Aside from the need to meet the qualification criteria, and certain nontraditional constraints imposed by means of the investment agreement between the qualified business and the CAPCO, it does not appear that companies that receive CAPCO funding will be subjected to significant additional administrative or financial burdens over and above those experienced by any company seeking outside venture funding.

Considerations for insurance company investors

The Act creates an initial aggregate tax credit allocation of $50 million. For an insurer to receive credit under the Act, the WDOC must certify the insurer’s prospective investment in a certified CAPCO, making the insurer a certified investor under the Act. Unless the program is renewed or extended, the WDOC may not certify capital investments of more than the total initial allocation of $50 million statewide. Investments will be certified by the WDOC on a first-come, first-served basis. The total available tax credits will be allocated pro rata among investors whose applications are received on the same day. To ensure receiving a portion of the initial allocation, interested insurers should be prepared to request certification on the first day that certification is available.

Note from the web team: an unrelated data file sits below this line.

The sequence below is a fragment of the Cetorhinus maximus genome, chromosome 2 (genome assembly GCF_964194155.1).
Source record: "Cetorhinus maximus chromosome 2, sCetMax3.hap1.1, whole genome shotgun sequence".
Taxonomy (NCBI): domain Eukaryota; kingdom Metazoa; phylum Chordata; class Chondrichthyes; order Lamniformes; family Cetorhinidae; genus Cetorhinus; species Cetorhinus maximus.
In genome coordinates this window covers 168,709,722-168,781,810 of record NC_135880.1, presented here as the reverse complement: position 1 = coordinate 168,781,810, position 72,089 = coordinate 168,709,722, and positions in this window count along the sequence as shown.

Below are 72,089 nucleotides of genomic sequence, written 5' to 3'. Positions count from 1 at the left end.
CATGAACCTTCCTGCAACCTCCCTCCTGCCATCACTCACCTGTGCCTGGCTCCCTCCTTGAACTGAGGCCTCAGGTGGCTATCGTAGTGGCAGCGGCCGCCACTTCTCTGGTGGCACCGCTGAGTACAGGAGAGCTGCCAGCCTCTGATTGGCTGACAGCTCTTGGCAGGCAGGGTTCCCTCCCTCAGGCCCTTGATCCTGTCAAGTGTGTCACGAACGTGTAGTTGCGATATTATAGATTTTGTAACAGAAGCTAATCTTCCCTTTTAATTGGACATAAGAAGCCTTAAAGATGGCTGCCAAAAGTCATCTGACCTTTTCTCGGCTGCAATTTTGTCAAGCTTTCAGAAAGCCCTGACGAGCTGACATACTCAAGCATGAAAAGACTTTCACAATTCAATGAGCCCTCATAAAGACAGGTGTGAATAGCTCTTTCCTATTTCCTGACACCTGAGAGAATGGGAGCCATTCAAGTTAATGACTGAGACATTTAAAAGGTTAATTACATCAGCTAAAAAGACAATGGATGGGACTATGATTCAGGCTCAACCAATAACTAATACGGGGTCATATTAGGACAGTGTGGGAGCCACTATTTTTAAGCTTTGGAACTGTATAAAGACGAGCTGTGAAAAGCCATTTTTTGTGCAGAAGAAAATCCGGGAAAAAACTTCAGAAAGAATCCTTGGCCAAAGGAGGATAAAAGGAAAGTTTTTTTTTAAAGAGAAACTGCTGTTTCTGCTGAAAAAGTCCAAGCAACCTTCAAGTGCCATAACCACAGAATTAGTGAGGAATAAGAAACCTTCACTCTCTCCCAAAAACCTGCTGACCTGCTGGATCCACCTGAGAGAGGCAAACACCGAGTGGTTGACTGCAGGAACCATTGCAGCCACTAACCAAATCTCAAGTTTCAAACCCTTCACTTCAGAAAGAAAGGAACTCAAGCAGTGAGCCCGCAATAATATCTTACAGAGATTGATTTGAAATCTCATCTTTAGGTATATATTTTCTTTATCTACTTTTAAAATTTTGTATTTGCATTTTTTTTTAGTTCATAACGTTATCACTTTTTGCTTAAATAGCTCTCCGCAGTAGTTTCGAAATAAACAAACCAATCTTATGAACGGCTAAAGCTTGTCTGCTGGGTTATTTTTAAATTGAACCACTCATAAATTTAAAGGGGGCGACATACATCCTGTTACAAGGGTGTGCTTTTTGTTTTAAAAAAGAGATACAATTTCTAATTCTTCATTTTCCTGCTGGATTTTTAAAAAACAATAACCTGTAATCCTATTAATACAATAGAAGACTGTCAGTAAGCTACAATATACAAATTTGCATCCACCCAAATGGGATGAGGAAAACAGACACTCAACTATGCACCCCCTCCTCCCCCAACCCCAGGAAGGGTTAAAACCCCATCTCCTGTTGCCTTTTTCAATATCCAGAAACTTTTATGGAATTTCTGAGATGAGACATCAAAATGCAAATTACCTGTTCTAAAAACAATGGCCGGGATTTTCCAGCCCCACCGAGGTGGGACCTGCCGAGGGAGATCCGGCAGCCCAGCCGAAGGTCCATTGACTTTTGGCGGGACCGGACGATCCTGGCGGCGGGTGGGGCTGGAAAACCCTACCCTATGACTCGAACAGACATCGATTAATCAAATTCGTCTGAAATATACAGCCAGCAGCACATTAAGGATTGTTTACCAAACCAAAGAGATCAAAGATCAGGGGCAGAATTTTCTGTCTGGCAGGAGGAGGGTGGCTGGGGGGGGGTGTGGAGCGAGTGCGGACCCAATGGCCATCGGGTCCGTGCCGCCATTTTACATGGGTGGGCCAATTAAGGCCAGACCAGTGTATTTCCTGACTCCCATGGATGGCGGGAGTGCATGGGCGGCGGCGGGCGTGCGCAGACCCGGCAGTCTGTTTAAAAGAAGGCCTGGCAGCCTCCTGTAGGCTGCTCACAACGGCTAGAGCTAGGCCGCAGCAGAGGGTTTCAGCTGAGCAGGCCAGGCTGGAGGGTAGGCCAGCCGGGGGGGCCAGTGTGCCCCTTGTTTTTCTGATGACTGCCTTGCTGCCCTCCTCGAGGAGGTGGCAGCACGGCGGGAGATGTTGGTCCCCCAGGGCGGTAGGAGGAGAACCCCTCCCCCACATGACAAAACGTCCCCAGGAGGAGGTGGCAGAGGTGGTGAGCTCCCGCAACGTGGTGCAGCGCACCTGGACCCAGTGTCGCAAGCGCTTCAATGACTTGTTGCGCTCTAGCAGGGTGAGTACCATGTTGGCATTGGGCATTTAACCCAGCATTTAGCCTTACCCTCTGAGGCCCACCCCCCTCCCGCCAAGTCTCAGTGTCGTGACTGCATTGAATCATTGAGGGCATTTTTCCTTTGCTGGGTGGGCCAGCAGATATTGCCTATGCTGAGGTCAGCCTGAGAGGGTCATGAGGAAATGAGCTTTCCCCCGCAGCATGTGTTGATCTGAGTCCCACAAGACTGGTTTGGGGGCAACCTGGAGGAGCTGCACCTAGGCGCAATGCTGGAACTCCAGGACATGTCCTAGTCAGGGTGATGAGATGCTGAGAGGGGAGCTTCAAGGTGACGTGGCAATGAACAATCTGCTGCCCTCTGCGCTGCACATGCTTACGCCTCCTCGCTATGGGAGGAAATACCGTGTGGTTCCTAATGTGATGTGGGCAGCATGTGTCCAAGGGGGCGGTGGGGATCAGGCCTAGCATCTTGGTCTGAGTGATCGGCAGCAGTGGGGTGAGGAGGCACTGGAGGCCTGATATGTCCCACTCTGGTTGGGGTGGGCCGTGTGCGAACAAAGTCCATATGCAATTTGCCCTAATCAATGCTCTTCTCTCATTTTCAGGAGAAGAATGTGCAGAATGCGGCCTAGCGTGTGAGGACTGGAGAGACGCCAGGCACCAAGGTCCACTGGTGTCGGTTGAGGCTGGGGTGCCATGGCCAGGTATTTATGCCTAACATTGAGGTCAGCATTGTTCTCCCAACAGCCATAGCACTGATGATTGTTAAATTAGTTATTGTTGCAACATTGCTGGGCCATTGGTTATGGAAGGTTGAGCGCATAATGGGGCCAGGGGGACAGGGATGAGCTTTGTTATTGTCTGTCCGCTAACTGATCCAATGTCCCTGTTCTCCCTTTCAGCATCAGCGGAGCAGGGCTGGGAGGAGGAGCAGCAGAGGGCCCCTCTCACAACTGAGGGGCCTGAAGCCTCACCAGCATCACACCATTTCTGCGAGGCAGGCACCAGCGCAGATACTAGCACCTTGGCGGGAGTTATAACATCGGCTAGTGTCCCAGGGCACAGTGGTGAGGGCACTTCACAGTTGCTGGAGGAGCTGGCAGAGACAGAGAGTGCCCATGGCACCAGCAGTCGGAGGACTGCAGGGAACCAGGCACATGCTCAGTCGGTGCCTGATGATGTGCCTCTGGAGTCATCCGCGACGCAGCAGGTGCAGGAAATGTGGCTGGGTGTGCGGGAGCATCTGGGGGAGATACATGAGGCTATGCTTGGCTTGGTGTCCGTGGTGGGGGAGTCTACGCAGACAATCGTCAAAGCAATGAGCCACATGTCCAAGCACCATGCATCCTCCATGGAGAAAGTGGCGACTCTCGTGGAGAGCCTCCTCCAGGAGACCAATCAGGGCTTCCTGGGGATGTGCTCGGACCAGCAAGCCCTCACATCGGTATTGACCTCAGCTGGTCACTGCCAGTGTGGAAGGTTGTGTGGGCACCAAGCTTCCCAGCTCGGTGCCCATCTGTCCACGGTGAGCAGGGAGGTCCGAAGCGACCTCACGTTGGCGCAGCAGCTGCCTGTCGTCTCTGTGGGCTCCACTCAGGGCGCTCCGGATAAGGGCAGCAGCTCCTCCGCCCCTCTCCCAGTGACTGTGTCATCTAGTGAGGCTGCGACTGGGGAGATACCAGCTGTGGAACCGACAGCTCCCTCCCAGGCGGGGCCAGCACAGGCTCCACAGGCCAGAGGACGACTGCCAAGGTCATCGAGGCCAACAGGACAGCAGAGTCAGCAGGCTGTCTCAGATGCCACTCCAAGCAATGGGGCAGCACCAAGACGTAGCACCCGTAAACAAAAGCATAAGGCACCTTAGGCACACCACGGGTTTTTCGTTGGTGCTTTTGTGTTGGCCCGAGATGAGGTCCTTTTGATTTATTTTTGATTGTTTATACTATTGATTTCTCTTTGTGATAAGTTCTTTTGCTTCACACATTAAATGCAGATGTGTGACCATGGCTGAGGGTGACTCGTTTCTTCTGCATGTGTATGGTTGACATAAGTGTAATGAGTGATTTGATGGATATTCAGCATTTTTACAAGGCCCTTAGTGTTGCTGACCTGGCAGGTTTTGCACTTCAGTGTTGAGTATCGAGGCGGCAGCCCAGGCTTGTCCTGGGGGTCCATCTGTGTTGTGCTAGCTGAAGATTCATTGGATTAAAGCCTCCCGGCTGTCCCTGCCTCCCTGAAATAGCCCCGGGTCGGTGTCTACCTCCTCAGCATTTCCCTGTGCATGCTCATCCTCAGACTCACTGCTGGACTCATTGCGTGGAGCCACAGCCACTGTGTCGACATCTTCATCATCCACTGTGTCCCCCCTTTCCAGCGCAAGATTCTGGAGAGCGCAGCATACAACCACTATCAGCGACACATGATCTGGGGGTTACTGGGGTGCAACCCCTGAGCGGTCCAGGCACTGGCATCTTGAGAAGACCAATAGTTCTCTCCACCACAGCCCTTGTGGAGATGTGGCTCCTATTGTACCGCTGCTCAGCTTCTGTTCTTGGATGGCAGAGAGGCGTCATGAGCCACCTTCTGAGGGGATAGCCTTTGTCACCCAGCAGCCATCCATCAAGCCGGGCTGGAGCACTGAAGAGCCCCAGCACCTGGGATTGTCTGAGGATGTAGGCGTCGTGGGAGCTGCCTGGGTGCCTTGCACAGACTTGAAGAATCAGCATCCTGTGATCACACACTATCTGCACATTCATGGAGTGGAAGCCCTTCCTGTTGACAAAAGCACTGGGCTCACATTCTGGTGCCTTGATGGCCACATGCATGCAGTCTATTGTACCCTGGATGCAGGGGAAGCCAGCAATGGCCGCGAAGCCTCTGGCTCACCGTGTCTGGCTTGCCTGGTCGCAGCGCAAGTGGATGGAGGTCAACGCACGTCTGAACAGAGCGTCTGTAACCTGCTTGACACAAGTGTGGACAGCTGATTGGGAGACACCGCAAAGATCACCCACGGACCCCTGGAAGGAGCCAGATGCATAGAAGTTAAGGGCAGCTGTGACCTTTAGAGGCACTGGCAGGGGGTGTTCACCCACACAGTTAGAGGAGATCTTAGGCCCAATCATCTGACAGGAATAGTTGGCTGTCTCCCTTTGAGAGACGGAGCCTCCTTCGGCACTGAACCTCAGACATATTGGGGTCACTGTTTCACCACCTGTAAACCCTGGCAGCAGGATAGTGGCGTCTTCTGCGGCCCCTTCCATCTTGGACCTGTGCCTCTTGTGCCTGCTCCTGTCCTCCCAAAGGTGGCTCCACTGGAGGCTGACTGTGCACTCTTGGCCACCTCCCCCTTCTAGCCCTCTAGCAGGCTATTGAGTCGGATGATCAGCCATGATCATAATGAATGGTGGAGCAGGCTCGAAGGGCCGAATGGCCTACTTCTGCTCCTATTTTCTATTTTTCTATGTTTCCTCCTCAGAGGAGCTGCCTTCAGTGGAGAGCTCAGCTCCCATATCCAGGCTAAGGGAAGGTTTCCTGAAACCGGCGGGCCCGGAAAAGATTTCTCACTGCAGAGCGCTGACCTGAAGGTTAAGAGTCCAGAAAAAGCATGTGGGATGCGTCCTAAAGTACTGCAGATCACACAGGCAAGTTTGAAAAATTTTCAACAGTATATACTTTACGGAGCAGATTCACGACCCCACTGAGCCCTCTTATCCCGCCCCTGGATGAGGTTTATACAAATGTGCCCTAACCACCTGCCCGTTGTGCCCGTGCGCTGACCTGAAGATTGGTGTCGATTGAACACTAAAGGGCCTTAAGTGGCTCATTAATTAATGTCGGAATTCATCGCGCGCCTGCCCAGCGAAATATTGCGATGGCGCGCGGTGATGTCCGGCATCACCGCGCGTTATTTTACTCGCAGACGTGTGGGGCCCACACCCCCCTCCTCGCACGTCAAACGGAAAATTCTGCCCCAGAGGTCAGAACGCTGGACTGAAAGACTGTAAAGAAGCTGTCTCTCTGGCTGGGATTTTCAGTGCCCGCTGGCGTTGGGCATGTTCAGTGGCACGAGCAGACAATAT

Certified capital investments in a CAPCO may take the form of equity interests or “qualified debt instruments,” although a CAPCO must have at least $500,000 of equity to be certified under the Act. Qualified debt instruments are debt instruments that are issued by the CAPCO at par value or a premium, that carry an original maturity date of at least five years from the date of issuance, and have a level principal amortization unrelated to the CAPCO’s profitability or the performance of its investments. In addition to tax credits, debt and equity investors in a CAPCO may receive distributions of principal and interest and/or dividends payable out of CAPCO profits, subject to the distribution limitations described below.